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Natural Gas Impact Fees Drop in 2023

About $100 million less in natural gas impact fees will be distributed to municipalities and state programs in Pennsylvania this year after the Public Utility Commission announced that $179.6 million was collected in 2023.

That amount is much lower than the record $278.9 million collected in 2022 from natural gas producers. The drop was not unexpected, however, as Independent Fiscal Office estimates showed a sharp decrease.

The impact fee was instituted in 2013 as part of Act 13 after the surge in unconventional drilling in the Marcellus and Utica plays in the state and is based on a formula that takes in the average annual price of natural gas, production amounts, and the age of the well, with new wells being taxed at a higher rate than aging wells. The majority of the money is distributed to counties and municipalities based on the amount of drilling there, with portions going to the Marcellus Legacy Fund to help finance environmental and infrastructure projects, and other amounts used to help fund several state agencies and conservation districts.

n 2022, the average price of natural gas reached $6.64 per MMBtu, over the threshold for the highest level of impact fee. The jump was in part due to the increase in liquefied natural gas exports to help Europe meet its energy needs in the wake of Russia’s invasion of Ukraine, but also because of increased demand and economic activity post-pandemic. But in 2023, the average price of gas fell to $2.74 per MMBtu. In addition, production was down due to the low prices, with just 423 new wells drilled, according to the PUC release.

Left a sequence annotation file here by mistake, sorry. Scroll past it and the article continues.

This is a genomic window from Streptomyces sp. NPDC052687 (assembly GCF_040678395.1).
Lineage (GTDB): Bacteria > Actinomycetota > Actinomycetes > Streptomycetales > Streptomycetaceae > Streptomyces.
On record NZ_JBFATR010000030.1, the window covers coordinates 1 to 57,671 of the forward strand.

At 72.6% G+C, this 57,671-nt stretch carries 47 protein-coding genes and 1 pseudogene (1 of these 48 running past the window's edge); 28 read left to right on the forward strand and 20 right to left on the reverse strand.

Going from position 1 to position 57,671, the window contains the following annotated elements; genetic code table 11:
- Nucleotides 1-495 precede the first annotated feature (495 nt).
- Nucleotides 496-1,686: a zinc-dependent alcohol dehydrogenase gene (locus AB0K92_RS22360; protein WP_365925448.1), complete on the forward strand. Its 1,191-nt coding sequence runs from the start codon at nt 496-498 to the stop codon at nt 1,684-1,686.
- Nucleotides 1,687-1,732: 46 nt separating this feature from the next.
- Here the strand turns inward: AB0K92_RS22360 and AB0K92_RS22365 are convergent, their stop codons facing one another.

The only recent year with a lower total impact fee was during the pandemic in 2020, when $146.3 million was collected.

Washington County, which is located in the heart of the Marcellus region, again holds the top spot among counties for impact fee revenue according to the PUC Act 13 website and will receive $5.5 million, followed by Susquehanna County in northeastern Pennsylvania at $5.4 million, Bradford County with $4.3 million, and Greene County with $3.8 million. Counties and municipalities can use these funds for infrastructure and capital projects and public safety.

Auburn Township in Susquehanna County again held the top spot among municipalities receiving the most money with $882,437, while Center Township in Greene County was second with $847,636. Amwell Township in Washington County fell to fifth, at $692,358.

The top producer payments were from EQT at $26.75 million, followed by Chesapeake Appalachia at $25.5 million, and Range Resources at $22.4 million.

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